PARKERSBURG, W.Va. — Sen. Joe Manchin of West Virginia has thrown his support behind gubernatorial candidate Jim Justice.
Justice, the billionaire owner of The Greenbrier, is in a three-man contest for the Democratic nomination with Sen. Jeff Kessler and former U.S. Attorney Booth Goodwin. Manchin appointed Carte Goodwin, Booth’s cousin, as the interim senator from West Virginia upon the death of Robert C. Byrd in 2010.
“I support Jim Justice. At this time with his experience, vision and ability to see and create opportunities, he is what we need,” Manchin said Tuesday in Parkersburg. “He is uniquely qualified to move West Virginia forward.”
Manchin believes the three Democrats for governor are qualified, but Justice is the best person, he said. The winner of the Democratic primary will face the apparent Republican nominee Sen. Bill Cole, R-Mercer, in November.
The senator was in the area meeting with constituents and discussing President Obama’s nominee to the U.S. Supreme Court, Judge Merrick B. Garland. People are concerned about the Second Amendment, the right to bear arms, but believe the Senate should act on the confirmation, of which the Republicans have opposed, Manchin said.
He also talked about emission standards from the Environmental Protection Agency killing the coal industry, opiod addiction and the Veterans Administration, among other issues.
Manchin, who has endorsed Democrat Hillary Clinton for president, was upset with her this week for making a comment about renewable energy and saying “we’re going to put a lot of coal miners and coal companies out of business.”
Manchin spoke to Clinton’s husband, former President Bill Clinton, and her advisers about the comment. She wrote a letter to Manchin saying she “was mistaken in my remarks” and that coal “will be part of the energy mix for years to come.”
“Barack Obama would have never called me,” Manchin said.
The terrorist attack Tuesday in Brussels underscores why America has to be more vigilant, Manchin said. The Islamic State has claimed responsibility for the attacks where more than three dozen people were killed by suicide bombers at the airport and subway.
Terrorists are hitting Western Europe, but the aim is America, Manchin said.
“We are the grand target, if you will,” said Manchin.
The United States can be compassionate for the plight of refugees, but the nation has to be more diligent in vetting those seeking entry, Manchin said. The process for obtaining a work or travel visa must be more thorough, he said.
“We’re going to be a lot more careful,” he said.
The Muslim community, which shares and loves this nation and American values, has to help authorities identify problems and radicals, Manchin said.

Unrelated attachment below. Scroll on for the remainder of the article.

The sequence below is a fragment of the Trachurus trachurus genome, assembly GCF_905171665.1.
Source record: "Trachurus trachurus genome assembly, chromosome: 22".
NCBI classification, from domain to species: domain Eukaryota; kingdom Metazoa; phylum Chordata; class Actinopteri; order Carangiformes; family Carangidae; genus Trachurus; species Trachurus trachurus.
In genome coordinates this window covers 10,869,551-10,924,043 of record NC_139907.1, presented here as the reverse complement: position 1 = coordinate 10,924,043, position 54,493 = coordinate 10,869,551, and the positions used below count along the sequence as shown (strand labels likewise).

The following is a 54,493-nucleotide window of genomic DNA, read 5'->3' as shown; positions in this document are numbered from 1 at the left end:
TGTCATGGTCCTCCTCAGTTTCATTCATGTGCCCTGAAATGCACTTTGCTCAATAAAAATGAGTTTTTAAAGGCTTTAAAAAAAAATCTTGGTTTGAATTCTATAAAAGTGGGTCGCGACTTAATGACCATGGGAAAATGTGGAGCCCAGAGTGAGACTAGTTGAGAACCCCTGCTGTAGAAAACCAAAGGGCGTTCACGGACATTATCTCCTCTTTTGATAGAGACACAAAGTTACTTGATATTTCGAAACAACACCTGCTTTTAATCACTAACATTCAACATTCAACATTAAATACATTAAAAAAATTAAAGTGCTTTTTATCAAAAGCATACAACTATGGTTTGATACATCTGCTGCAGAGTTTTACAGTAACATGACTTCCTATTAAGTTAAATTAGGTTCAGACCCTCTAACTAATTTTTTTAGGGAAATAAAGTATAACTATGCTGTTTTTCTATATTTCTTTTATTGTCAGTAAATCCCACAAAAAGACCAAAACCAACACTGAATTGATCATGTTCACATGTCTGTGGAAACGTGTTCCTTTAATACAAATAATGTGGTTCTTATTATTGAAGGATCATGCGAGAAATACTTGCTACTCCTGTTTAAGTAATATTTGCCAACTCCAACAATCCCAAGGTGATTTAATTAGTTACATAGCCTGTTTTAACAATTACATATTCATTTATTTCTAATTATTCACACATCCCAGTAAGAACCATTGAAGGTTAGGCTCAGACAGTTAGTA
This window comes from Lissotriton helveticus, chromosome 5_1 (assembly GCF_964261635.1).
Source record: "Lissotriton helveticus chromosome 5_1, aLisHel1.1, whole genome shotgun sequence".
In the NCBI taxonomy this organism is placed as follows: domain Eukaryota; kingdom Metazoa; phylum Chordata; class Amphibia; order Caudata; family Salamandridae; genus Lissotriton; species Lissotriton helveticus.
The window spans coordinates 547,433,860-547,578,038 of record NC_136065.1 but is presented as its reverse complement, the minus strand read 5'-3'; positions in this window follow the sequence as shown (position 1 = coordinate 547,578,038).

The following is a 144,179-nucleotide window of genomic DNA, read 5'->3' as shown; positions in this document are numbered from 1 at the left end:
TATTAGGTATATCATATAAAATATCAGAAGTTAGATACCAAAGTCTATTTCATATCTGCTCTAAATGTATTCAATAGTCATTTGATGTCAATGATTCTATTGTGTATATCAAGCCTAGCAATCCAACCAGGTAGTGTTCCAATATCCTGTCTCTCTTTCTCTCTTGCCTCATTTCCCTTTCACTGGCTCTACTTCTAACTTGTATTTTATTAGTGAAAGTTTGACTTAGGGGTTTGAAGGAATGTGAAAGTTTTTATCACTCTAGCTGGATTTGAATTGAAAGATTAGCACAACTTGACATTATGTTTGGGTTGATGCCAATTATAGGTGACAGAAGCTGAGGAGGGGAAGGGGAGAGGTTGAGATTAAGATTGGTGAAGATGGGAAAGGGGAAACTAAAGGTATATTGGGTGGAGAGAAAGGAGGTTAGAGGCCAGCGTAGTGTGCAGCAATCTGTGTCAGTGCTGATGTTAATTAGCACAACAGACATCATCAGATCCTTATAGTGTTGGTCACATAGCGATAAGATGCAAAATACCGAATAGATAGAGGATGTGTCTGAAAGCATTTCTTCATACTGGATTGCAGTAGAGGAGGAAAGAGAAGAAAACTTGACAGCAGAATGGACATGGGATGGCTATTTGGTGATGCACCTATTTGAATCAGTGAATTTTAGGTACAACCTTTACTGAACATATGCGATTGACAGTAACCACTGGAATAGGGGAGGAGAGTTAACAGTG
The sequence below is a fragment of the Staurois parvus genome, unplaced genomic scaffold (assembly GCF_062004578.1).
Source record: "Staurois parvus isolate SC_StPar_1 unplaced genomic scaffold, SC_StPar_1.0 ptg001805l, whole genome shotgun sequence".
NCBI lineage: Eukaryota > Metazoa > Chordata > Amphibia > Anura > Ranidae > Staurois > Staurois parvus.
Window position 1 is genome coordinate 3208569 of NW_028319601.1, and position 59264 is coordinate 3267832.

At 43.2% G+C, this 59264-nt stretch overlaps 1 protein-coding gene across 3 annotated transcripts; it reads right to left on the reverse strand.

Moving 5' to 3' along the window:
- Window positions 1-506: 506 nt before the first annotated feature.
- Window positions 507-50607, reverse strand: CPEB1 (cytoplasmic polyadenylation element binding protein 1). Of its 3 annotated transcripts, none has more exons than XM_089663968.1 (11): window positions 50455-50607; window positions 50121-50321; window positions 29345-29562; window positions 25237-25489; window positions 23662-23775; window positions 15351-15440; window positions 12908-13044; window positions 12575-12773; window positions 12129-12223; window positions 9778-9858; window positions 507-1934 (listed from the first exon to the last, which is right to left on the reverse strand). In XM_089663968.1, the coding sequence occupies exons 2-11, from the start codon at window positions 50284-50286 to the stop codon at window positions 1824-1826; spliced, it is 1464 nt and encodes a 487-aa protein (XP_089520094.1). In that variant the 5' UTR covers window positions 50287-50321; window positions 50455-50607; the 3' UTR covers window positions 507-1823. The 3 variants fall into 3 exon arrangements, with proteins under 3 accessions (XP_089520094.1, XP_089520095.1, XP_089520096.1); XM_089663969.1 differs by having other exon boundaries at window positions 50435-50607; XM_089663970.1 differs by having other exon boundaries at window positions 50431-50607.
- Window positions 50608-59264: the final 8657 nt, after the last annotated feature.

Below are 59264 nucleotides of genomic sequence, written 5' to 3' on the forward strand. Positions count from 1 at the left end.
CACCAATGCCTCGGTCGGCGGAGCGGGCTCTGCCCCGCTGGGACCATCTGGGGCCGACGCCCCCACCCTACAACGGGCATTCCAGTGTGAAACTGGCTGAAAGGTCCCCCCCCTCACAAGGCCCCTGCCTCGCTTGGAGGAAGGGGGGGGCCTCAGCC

“You’ve got to step to the plate and help us,” he said.
Apple should have aided the Justice Department in unlocking an iPhone used by the gunman in the San Bernardino, Calif., attack in 2015, Manchin said. Investigators believe there is a third-party method to unlock the phone and obtain the information without Apple.
“I think Apple is dead wrong,” he said.
Manchin said he has not been contacted about the C8 concentration found in the water wells in Vienna, where the level is below the EPA’s 0.4 ppb limit requiring action for health concerns. Other states have set limits below the concentration found in Vienna where tests show 0.1 ppb in five or eight wells in Vienna.
C8, also called PFOA, was used to make Teflon at the DuPont Washington Works and has been linked to six diseases. From the C8 lawsuit settlement, DuPont installed carbon filters in systems in Lubeck, Belpre, Little Hocking, Pomeroy and Tuppers Plains, but not in Parkersburg and Vienna where the concentration was below 0.4 ppb.
Attorneys in the C8 lawsuit asked the EPA several weeks ago to address the issues in Parkersburg and Vienna.
“I can get a response from Gina (McCarthy, U.S. EPA administrator),” Manchin said. “We’ll call her.”
Harry Deitzler, who represent clients in the C8 lawsuit, was appreciative of Manchin’s comments.
“Although the EPA made it clear that the 0.1 ppb level in New York was unsafe for even short term exposure of the residents, we have heard nothing back from the EPA regarding our concern that Vienna has water which exceeds that threshold. It is disturbing that the EPA is so cavalier about the exposure of our people here in West Virginia and it is even more disappointing that the EPA is dragging its feet on determination of a long-term exposure guideline while our people in Vienna and Parkersburg continue to be exposed each day,” Deitzler said.
“Many of our Wood County friends and neighbors have no choice but to drink cancer-causing PFOA in their water each day. It is great news that Sen. Manchin is now looking at this issue. Hopefully he and the governor can work with the mayors of Vienna and Parkersburg to get this mess cleaned up,” Deitzler said.